I'm only going to provide a super short list of a few must-haves for learning to occur successfully. This list is mainly targeted towards new or prospective teachers and teachers who are new to virtual learning (veteran teachers, don't forget these essential components in the virtual world!). There are many more components needed, of course, but these are non-negotiable:
I'll tell you now - no good learning is going to happen if you cannot be respectful of those who you are responsible for teaching. How can respect be developed? Every person has a unique style, so there's not necessarily an exact path. However, one approach is for you, the educator, to be approachable. Listen to learn, not just to hear. Yes, you typically answer a million questions a day and make split-second decisions almost continuously. Yes, you are asked to make last-minute adjustments and make time for extra duties. Yet, one of the best tools at your disposal is to listen to what students have to tell you. It can provide great insight in how to approach them and it helps build positive relationships, which is essential.
Disorganization is a disservice to you, your colleagues, and your students. Not only are you going to get frustrated, but your efforts will be made much more treacherous without incorporating solid organizational skills. Keeping records and being able to quickly access those is an important role of the educator, whether in-person or in the online environment. Take the time to set up a system where you can easily track both hard and soft copies of files. Yes, you can adjust your organizational system as you see fit (see flexibility below) and you should. It's not going to be perfect the first try, but you have to start somewhere.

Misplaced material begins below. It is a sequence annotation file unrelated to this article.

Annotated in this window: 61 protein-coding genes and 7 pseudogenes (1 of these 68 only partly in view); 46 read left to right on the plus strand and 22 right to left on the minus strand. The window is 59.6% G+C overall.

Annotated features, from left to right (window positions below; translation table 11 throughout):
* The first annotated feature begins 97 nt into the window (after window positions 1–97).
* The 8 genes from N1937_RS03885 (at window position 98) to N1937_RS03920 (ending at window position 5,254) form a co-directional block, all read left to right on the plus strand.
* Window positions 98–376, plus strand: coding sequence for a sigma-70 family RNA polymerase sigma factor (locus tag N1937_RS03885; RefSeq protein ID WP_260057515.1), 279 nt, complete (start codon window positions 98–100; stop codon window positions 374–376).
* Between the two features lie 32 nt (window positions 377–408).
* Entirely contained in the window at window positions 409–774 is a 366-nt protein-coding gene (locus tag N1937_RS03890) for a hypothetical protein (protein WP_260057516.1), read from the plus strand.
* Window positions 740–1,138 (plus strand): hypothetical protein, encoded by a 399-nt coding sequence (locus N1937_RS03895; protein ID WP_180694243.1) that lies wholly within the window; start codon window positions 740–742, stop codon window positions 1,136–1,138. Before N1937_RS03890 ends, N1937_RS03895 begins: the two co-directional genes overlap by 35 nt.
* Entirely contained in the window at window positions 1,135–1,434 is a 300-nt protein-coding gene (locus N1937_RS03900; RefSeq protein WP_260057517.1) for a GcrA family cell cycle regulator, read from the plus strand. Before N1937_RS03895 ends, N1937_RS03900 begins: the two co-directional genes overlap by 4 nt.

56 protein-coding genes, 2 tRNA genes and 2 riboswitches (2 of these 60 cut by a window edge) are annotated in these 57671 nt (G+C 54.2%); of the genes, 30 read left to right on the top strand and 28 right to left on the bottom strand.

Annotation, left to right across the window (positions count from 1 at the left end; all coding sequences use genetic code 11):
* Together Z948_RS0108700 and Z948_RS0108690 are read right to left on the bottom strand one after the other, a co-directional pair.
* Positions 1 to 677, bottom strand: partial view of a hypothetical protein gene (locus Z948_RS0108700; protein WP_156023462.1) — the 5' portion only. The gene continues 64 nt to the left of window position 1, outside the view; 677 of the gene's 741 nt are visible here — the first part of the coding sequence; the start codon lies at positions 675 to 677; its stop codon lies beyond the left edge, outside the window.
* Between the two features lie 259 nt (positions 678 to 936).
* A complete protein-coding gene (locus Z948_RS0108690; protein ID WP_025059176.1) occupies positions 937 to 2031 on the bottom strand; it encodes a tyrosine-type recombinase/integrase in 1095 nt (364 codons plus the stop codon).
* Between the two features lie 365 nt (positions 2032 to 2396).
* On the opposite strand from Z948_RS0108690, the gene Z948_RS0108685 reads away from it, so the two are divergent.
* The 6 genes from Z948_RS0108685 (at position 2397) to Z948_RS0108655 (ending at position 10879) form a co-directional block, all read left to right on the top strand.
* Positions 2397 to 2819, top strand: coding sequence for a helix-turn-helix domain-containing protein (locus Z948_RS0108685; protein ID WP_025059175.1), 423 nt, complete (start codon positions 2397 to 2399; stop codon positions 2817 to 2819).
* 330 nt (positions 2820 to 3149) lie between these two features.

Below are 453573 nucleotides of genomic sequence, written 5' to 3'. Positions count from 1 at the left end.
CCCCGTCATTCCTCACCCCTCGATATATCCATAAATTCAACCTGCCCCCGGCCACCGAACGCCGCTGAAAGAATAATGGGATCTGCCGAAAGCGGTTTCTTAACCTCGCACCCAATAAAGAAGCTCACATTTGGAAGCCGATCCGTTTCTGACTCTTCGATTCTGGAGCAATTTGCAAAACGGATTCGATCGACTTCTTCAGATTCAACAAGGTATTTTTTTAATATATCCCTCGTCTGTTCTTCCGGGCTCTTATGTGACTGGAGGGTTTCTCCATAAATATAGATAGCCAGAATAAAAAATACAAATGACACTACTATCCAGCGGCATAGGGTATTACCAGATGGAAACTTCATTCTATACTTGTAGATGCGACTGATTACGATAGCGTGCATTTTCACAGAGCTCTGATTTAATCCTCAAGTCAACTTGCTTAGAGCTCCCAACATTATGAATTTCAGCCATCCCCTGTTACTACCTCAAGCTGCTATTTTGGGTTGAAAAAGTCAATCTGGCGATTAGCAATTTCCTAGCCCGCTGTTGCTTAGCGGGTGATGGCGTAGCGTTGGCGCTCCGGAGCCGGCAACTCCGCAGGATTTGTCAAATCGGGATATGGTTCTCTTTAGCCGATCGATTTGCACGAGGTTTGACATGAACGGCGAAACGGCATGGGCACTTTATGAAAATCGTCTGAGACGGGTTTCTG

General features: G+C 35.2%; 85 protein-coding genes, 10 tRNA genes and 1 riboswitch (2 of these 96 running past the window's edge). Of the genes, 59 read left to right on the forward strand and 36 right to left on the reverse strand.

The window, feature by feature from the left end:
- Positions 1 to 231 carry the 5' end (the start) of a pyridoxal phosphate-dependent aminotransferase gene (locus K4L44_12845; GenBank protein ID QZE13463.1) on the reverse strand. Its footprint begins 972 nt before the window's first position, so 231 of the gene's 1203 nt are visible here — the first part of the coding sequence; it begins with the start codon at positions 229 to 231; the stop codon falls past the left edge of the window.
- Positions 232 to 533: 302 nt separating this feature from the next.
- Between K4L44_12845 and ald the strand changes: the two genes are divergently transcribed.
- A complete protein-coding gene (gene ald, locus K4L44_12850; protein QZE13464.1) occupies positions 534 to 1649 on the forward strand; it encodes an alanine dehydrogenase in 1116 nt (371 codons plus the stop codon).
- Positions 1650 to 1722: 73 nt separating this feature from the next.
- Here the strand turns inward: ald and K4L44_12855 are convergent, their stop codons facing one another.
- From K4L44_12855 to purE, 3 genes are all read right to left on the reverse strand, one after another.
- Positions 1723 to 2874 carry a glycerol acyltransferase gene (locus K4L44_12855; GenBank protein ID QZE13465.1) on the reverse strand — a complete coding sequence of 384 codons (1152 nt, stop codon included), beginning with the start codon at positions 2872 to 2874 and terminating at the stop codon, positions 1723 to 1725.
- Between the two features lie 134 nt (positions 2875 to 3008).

If you are not generally a flexible person, then you better start stretching or find a different profession. Sure, you can try to not be flexible and stay in education, but it's going to be a bruised and miserable experience for you, your colleagues, and your students. What does flexibility look like? For one, being able to make changes to your lessons on-the-fly. Not every teacher gets it right the first time (sorry, 1st period/block students). You should want to improve, and those who can even flex from one class to the next, you get bonus points. There are other examples of flexibility, though. Consider last minute schedule changes, students arriving late or leaving early, and even having vastly diverse groups of students within one class. If you can learn to adapt to these scenarios, you will come out being a much more successful educator (and your colleagues and students will appreciate it).
Providing feedback and receiving feedback are both core essentials to the educator. Today, learning is becoming more about growth than always achieving fixed standards. That means that a student who scores a 50% isn't left behind for not getting 100%, but if they started at 0% knowledge, growth has occurred (0 to 50!). In the same manner, teachers should continually desire to get better and improve their knowledge and skill sets. The best way to see growth is to reflect, revise, and retry (both teachers and students should aspire for growth). The best way to reflect on what is and is not working? Feedback.